Court Sanctions Employer $25K for Failing to Preserve Email After Notice of EEOC Charge


In Knickerbocker v. Corinthian Colleges, a trial court in Washington state sanctioned an employer because it failed to preserve evidence and issued an insufficient litigation hold after the employer received notice of EEOC charges filed by three former employees.  The decision provides a tough lesson for employers and counsel alike on the importance of a properly issued litigation hold. 

When litigation appears reasonably likely, organizations must inform personnel of the need to preserve all forms of relevant information—especially electronic evidence given its sometimes fleeting nature—and then make sure that this information is actually preserved to avoid potential sanctions should litigation occur.  Courts often sanction litigants that fail to preserve evidence with an order to pay a fine, attorneys’ fees, or with a jury instruction that the lost evidence would have hurt that party’s case.  The employer in Corinthian failed to issue a litigation hold after notice of the EEOC charges and allowed the email accounts of the three former employees to automatically delete 30 days after the termination of their employment.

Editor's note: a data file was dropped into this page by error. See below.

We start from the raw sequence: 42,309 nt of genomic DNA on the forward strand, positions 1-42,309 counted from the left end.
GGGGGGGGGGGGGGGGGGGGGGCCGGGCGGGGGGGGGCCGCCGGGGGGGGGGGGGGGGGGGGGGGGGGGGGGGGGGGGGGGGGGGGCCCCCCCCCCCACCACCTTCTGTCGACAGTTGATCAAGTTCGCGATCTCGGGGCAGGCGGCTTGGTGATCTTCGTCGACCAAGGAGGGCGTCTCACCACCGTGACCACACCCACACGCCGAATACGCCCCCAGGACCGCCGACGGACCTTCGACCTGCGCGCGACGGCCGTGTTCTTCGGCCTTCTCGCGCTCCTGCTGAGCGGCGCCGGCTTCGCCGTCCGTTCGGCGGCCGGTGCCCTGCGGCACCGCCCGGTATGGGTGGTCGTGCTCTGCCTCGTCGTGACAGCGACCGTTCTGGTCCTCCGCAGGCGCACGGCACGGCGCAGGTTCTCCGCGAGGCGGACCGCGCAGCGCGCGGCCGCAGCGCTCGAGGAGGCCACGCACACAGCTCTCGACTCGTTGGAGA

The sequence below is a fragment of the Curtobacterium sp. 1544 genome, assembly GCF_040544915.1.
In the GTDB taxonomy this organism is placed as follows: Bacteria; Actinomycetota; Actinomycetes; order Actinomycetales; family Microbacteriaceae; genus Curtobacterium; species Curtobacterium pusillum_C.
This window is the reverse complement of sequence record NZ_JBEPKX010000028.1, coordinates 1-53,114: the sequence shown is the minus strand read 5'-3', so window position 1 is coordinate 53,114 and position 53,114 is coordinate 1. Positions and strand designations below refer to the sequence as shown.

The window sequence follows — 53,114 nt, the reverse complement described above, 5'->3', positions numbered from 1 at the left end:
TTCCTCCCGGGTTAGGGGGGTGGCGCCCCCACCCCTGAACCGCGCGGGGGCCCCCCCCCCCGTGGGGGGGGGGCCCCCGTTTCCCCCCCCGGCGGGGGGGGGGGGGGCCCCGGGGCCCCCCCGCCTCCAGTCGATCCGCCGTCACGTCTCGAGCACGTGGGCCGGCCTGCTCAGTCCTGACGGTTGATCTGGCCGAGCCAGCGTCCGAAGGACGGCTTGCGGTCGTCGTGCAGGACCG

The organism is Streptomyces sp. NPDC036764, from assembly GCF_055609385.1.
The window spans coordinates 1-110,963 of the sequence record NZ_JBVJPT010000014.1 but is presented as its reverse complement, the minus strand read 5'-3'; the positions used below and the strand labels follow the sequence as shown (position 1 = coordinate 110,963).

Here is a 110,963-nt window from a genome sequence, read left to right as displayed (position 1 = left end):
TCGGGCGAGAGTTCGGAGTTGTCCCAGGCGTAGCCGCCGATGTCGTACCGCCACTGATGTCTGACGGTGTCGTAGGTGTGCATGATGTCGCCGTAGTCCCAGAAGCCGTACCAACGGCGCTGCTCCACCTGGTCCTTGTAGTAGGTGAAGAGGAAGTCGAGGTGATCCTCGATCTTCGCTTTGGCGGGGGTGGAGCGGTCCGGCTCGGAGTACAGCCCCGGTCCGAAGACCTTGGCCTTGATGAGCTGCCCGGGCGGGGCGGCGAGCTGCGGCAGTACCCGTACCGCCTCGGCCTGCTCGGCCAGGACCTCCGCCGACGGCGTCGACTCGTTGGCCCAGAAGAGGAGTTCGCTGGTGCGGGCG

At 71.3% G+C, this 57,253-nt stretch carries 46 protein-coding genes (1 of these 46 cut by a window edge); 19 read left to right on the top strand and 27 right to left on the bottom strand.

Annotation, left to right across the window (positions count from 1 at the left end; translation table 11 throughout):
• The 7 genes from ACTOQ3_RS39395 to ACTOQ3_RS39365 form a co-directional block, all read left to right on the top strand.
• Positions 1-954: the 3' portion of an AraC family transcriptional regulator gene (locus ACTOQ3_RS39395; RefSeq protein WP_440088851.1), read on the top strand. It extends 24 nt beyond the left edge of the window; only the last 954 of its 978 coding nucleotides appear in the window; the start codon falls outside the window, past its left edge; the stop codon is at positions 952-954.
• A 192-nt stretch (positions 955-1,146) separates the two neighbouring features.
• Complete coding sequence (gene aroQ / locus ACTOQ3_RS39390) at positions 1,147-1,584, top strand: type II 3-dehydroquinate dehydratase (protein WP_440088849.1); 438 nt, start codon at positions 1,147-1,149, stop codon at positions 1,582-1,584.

The court imposed a $25,000 fine against the employer, and $10,000 fine against its counsel, in part due to the employer’s failure to preserve the former employees’ email accounts.  The court also ordered the employer to pay all costs and attorneys’ fees incurred by the employees’ counsel related to the discovery dispute.  

The case serves as a powerful reminder for employers—particularly those that handle EEOC charges in-house—that the duty to preserve evidence is triggered the moment an EEOC charge arrives.  This requires, at a minimum, that the employer notify employees of the litigation hold and ensure that they actually preserve documents and electronic information.  The information technology director or similar employee should always receive notice of the litigation hold to disengage any auto-delete features for email and other electronically stored information.

*Susan Esquivel is currently a first-year law student at University of Notre Dame Law School and is a Franczek Radelet LEADS Fellow.

DISCLAIMER: Because of the generality of this update, the information provided herein may not be applicable in all situations and should not be acted upon without specific legal advice based on particular situations.

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